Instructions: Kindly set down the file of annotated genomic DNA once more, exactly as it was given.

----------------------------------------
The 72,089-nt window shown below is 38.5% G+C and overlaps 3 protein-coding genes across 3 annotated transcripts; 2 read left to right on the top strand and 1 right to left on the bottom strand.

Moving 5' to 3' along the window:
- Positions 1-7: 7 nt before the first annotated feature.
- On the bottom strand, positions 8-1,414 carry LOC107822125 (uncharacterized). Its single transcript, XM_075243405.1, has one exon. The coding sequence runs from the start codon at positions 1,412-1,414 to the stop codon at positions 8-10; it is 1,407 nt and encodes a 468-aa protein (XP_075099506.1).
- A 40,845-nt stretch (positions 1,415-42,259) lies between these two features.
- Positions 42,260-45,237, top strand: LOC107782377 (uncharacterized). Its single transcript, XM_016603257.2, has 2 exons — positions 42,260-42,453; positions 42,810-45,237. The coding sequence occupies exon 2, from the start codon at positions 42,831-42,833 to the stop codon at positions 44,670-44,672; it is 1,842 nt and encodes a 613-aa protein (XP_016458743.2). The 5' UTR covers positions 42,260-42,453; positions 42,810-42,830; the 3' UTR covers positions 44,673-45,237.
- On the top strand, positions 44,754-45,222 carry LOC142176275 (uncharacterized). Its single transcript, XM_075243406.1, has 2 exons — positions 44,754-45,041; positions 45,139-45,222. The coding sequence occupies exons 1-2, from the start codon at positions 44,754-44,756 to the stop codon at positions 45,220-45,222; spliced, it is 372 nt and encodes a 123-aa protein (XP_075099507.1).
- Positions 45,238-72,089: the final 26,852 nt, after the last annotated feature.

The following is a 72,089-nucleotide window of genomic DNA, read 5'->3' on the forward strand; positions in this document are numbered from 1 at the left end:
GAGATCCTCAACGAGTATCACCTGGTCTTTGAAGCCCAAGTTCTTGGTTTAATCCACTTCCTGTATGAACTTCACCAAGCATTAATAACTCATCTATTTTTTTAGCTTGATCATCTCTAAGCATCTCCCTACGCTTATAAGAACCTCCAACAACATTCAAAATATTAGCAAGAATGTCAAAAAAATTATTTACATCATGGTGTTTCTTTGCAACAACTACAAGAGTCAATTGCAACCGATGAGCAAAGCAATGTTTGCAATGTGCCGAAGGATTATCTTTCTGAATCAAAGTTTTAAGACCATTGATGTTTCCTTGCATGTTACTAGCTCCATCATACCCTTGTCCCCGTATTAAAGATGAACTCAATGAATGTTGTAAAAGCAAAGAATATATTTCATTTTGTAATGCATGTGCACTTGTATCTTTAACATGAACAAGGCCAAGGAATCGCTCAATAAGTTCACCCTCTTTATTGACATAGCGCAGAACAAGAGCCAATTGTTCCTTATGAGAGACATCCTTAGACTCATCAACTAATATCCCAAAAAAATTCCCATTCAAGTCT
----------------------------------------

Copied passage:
The 72,089-nt window shown below is 38.5% G+C and overlaps 3 protein-coding genes across 3 annotated transcripts; 2 read left to right on the top strand and 1 right to left on the bottom strand.

Moving 5' to 3' along the window:
- Positions 1-7: 7 nt before the first annotated feature.
- On the bottom strand, positions 8-1,414 carry LOC107822125 (uncharacterized). Its single transcript, XM_075243405.1, has one exon. The coding sequence runs from the start codon at positions 1,412-1,414 to the stop codon at positions 8-10; it is 1,407 nt and encodes a 468-aa protein (XP_075099506.1).
- A 40,845-nt stretch (positions 1,415-42,259) lies between these two features.
- Positions 42,260-45,237, top strand: LOC107782377 (uncharacterized). Its single transcript, XM_016603257.2, has 2 exons — positions 42,260-42,453; positions 42,810-45,237. The coding sequence occupies exon 2, from the start codon at positions 42,831-42,833 to the stop codon at positions 44,670-44,672; it is 1,842 nt and encodes a 613-aa protein (XP_016458743.2). The 5' UTR covers positions 42,260-42,453; positions 42,810-42,830; the 3' UTR covers positions 44,673-45,237.
- On the top strand, positions 44,754-45,222 carry LOC142176275 (uncharacterized). Its single transcript, XM_075243406.1, has 2 exons — positions 44,754-45,041; positions 45,139-45,222. The coding sequence occupies exons 1-2, from the start codon at positions 44,754-44,756 to the stop codon at positions 45,220-45,222; spliced, it is 372 nt and encodes a 123-aa protein (XP_075099507.1).
- Positions 45,238-72,089: the final 26,852 nt, after the last annotated feature.

The following is a 72,089-nucleotide window of genomic DNA, read 5'->3' on the forward strand; positions in this document are numbered from 1 at the left end:
GAGATCCTCAACGAGTATCACCTGGTCTTTGAAGCCCAAGTTCTTGGTTTAATCCACTTCCTGTATGAACTTCACCAAGCATTAATAACTCATCTATTTTTTTAGCTTGATCATCTCTAAGCATCTCCCTACGCTTATAAGAACCTCCAACAACATTCAAAATATTAGCAAGAATGTCAAAAAAATTATTTACATCATGGTGTTTCTTTGCAACAACTACAAGAGTCAATTGCAACCGATGAGCAAAGCAATGTTTGCAATGTGCCGAAGGATTATCTTTCTGAATCAAAGTTTTAAGACCATTGATGTTTCCTTGCATGTTACTAGCTCCATCATACCCTTGTCCCCGTATTAAAGATGAACTCAATGAATGTTGTAAAAGCAAAGAATATATTTCATTTTGTAATGCATGTGCACTTGTATCTTTAACATGAACAAGGCCAAGGAATCGCTCAATAAGTTCACCCTCTTTATTGACATAGCGCAGAACAAGAGCCAATTGTTCCTTATGAGAGACATCCTTAGACTCATCAACTAATATCCCAAAAAAATTCCCATTCAAGTCT